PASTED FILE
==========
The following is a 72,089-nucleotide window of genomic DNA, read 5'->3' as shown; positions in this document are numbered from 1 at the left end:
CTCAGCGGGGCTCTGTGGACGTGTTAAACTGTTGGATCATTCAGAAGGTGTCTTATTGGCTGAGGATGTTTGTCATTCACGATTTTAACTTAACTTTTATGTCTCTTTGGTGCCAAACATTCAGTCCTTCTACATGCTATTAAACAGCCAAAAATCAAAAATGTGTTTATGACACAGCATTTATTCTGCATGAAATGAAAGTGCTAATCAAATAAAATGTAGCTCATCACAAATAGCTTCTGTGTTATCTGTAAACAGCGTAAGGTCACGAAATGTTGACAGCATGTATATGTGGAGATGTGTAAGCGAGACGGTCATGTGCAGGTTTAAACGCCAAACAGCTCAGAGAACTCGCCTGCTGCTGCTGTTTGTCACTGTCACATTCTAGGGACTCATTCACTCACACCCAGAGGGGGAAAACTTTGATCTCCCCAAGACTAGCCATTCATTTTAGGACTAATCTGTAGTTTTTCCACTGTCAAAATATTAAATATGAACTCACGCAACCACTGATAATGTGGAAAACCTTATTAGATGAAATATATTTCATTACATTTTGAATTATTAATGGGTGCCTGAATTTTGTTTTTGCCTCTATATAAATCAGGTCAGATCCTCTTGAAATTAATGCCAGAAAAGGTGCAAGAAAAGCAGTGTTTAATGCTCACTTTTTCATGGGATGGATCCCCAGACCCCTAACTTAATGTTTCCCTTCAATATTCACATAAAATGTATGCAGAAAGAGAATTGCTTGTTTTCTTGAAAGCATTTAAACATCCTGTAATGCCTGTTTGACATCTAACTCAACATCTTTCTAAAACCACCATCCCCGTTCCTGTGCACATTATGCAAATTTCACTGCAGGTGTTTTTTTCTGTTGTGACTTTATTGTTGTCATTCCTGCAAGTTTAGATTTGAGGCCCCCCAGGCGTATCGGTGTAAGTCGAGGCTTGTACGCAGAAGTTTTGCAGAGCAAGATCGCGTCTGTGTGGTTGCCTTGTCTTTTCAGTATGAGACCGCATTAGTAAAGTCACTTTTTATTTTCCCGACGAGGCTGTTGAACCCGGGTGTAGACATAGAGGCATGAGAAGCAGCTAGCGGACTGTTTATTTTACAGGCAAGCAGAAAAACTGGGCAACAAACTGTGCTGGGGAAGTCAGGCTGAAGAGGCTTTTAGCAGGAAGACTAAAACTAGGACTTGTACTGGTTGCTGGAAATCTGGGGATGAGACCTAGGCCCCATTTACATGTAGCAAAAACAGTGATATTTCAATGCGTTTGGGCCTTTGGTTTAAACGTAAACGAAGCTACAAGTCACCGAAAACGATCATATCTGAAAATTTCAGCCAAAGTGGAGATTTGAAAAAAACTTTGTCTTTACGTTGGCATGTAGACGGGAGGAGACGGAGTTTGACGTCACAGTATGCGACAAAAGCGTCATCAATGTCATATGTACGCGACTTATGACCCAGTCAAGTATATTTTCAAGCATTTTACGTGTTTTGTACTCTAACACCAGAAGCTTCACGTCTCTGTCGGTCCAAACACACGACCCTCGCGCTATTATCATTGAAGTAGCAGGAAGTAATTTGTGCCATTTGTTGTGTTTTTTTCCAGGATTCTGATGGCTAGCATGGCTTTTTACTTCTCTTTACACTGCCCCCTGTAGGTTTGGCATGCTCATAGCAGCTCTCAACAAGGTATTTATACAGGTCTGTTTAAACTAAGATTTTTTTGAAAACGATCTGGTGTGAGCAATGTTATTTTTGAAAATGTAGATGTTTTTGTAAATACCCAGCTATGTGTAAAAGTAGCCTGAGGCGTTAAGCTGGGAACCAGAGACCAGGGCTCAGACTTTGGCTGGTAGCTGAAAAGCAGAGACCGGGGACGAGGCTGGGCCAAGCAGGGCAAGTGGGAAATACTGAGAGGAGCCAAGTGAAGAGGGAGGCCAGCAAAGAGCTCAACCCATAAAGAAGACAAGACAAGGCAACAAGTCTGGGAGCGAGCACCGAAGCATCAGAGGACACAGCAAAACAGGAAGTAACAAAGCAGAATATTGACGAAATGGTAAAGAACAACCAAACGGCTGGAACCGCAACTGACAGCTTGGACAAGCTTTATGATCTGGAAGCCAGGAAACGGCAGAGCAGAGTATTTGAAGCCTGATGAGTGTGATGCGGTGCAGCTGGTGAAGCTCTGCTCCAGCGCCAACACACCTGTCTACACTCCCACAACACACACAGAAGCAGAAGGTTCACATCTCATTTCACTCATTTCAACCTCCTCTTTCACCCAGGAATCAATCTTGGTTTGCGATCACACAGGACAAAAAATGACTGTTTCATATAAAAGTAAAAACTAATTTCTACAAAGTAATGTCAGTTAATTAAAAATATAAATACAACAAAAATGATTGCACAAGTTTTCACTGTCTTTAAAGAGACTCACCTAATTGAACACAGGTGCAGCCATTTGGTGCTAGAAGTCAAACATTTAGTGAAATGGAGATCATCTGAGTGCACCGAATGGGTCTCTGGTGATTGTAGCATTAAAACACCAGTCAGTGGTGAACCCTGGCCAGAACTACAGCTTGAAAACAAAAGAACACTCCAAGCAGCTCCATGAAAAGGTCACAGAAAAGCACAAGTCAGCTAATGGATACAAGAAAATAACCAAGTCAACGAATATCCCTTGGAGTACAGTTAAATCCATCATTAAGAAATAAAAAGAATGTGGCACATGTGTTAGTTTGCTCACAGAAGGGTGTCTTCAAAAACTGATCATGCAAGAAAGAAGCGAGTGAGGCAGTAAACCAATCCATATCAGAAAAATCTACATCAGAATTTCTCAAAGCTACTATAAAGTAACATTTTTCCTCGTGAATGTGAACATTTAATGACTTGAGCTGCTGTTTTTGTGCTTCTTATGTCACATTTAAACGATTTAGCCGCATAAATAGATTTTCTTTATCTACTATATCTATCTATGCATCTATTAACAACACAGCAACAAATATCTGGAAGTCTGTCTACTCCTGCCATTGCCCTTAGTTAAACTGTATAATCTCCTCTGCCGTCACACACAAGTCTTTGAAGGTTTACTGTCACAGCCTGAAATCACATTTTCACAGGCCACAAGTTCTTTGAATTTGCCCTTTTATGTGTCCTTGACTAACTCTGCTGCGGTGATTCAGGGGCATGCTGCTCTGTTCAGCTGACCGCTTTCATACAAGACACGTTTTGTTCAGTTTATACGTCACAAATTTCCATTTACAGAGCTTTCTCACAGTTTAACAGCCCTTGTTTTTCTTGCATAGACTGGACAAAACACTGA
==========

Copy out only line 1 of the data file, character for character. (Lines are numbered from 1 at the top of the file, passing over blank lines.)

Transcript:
The following is a 72,089-nucleotide window of genomic DNA, read 5'->3' as shown; positions in this document are numbered from 1 at the left end: